Over the past 12 months, Cassidy--a sort of better-looking Steve Buscemi--has turned heads in Metamorphoses (as King Midas), Rumors and A Midsummmer Night's Dream. It shouldn't be a surprise that Cassidy comes through with such a wily, funny, angry Hamlet, but for the fact that he's doing it now, rather than 10 years from now.
Brent Gibbs directs this production cleanly, minimizing the fuss and resisting any temptation to pile up a lot of stage business--the better to showcase Zachery Rosenfield's fluid lighting and Clare P. Rowe's stark white sets. Gibbs and Cassidy give us a Hamlet similarly free of mannerisms and roiling complexity, yet one who's no psychological simpleton. This is not your father's Melancholy Dane, a man paralyzed by depression and indecision. Cassidy's Hamlet feeds off his own anger; he's a calculating, would-be angel of death, gathering evidence and biding his time. Cassidy's Hamlet is more a man of action than most versions of the Hamlet character, and it comes as a jolt to be reminded that the plot unfolds over the course of several months.
In Cassidy's first scene as Hamlet, his disgust and bitterness are quiet but palpable as he fumes over his mother's marriage to her brother-in-law, Claudius, who has become king of Denmark upon the sudden death of Hamlet's father. When the ghost of Hamlet's father appears to reveal that he was murdered by Claudius and to demand vengeance through his son, Cassidy's Hamlet folds up his anger and tucks it into a small place just behind his eyes. In the long course of his vengeance, he feigns madness in a manner that is both childlike and sardonic, allowing that anger to flash only at key moments.
Hamlet brings out the ham in actors, but Cassidy delivers a careful, naturally modulated performance. His "To be or not to be" soliloquy--dangerous, because nearly every theatergoer can recite it by heart and can hear someone like Olivier or Gielgud or Jacobi or Branaugh in their heads--flows with remarkable ease, neither portentous nor trivial. For this play, Cassidy seems to have subtly changed his vocal timbre; it's darker and a little deeper, with a touch of Richard Burton--a wonderful Shakespeare voice.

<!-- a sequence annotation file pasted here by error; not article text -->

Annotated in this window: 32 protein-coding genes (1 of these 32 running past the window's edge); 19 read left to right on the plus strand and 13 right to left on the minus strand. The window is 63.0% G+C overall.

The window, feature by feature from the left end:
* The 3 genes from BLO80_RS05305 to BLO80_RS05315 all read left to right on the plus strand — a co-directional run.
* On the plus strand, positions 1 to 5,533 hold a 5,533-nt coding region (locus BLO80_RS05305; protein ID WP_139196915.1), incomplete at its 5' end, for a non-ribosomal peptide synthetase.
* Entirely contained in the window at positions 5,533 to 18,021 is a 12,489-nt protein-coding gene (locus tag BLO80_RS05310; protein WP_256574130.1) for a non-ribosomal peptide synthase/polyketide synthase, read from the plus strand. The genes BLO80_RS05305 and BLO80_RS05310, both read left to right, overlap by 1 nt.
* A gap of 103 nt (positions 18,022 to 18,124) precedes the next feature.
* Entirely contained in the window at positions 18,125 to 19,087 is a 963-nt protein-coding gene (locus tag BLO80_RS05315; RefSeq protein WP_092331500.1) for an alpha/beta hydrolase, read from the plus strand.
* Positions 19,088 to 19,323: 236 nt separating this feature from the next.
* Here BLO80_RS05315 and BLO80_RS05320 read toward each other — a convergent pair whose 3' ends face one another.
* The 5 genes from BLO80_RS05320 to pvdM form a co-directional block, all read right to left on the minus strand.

The other players toil in Cassidy's shadow, but still do well. Lezlee Benninger is a youthful, voluptuous Gertrude (Hamlet's mother), which would have made the play's Oedipal subtext quite interesting had Gibbs chosen to underline it. Dane Corrigan is a properly conflicted Claudius, and David Olsen makes courtier and know-it-all Polonius less a pompous old fool than usual. Christine Woods plays Hamlet's love interest, Ophelia, with a Raggedy Ann look and brittle emotion that make her later mad scenes seem less contrived. Jonathan Brian Furedy and Michael R. Pauley are solid as Hamlet's friend Horatio and nemesis Laertes, respectively.
Gibbs and his dramaturgs have made some judicious cuts, eliminating, for instance, everything having to do with the character Fortinbras. Purists may object, but it brings the running time down to three hours and, more importantly, tightens the action to good effect.
Al Tucci and Sara Gulbrandsen have designed provocative costumes ostensibly inspired by old Bedouin dress. At first, the characters actually look like Huns, Mongols or denizens of Planet Zoloft, but it works to good effect. We realize that Tucci and Gulbrandsen have placed the characters in some royal court of a truly universal past, and this somehow brings them closer to us than if they were draped in the garb of a more specific time and place.
Arizona Repertory Theatre gives us a contradictory Hamlet perfect for contemporary sensibilities: a timeless play about vacillation that moves swiftly and decisively.